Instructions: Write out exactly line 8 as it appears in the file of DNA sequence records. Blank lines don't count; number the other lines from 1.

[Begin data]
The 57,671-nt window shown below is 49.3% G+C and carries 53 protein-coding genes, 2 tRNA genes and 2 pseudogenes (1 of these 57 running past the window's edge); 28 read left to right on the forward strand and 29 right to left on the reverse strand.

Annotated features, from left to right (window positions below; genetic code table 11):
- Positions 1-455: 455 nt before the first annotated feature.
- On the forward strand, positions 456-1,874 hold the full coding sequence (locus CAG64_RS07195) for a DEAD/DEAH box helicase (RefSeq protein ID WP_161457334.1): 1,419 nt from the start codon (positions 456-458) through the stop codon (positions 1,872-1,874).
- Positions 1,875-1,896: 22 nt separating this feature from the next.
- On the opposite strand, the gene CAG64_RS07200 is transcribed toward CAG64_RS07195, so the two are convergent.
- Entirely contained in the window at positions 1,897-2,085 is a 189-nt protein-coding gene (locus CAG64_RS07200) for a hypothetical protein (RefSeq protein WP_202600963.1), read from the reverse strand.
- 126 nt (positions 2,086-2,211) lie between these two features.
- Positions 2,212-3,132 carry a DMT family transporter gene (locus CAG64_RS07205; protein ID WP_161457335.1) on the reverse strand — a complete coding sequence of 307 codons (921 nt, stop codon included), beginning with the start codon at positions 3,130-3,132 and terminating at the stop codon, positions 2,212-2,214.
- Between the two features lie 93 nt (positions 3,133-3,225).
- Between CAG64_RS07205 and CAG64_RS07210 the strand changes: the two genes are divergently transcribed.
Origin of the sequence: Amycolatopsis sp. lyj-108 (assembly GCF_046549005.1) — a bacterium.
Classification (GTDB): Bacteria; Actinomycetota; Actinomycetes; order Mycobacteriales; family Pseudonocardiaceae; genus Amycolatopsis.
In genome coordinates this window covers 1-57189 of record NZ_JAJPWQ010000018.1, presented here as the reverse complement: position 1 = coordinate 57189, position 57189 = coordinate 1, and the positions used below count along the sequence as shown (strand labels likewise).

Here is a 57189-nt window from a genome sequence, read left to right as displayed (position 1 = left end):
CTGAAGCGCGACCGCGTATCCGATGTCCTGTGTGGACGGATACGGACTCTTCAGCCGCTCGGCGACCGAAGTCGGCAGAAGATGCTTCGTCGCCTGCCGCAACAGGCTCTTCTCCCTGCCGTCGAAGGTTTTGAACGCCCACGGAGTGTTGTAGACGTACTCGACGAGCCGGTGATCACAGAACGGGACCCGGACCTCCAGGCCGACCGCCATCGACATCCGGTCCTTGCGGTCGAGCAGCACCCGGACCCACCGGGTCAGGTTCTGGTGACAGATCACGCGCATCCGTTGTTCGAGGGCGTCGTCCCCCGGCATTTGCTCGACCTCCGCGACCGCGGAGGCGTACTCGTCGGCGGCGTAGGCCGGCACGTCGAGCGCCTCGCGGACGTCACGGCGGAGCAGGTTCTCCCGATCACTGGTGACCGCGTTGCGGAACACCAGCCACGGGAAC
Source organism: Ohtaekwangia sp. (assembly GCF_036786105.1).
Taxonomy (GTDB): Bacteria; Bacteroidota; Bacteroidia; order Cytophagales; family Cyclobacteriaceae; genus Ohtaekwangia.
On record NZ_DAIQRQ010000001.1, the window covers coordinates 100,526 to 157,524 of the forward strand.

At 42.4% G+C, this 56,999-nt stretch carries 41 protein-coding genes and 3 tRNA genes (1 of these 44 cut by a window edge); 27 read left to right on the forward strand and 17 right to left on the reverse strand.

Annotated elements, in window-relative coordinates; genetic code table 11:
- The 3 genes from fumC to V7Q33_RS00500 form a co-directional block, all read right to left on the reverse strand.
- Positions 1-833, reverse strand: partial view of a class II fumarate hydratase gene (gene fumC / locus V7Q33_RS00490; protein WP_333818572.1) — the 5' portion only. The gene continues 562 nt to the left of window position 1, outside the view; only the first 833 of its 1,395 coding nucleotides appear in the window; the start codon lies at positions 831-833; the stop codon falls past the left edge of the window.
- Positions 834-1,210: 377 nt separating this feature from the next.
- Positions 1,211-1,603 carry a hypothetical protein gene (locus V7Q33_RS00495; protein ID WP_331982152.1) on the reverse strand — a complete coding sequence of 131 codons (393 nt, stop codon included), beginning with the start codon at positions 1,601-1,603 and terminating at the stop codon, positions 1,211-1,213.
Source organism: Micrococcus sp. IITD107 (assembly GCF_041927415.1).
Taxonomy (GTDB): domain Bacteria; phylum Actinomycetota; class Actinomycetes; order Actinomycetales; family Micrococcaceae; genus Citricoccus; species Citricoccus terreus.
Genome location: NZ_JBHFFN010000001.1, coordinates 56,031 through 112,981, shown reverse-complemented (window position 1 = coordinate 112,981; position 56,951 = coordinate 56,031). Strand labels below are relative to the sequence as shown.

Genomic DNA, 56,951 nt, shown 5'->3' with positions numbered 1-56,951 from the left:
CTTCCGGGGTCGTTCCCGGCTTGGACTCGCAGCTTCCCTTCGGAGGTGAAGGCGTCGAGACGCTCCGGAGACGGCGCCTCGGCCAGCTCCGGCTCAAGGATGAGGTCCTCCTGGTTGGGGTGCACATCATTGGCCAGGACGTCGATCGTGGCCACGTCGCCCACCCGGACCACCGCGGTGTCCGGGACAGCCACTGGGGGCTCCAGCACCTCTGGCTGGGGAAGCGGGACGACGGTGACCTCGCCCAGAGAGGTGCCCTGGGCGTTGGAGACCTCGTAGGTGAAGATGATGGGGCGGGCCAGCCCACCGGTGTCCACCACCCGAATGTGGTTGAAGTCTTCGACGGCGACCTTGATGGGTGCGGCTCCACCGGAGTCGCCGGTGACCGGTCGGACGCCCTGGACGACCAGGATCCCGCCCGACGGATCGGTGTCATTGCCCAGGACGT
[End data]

- 126 nt (positions 2,086-2,211) lie between these two features.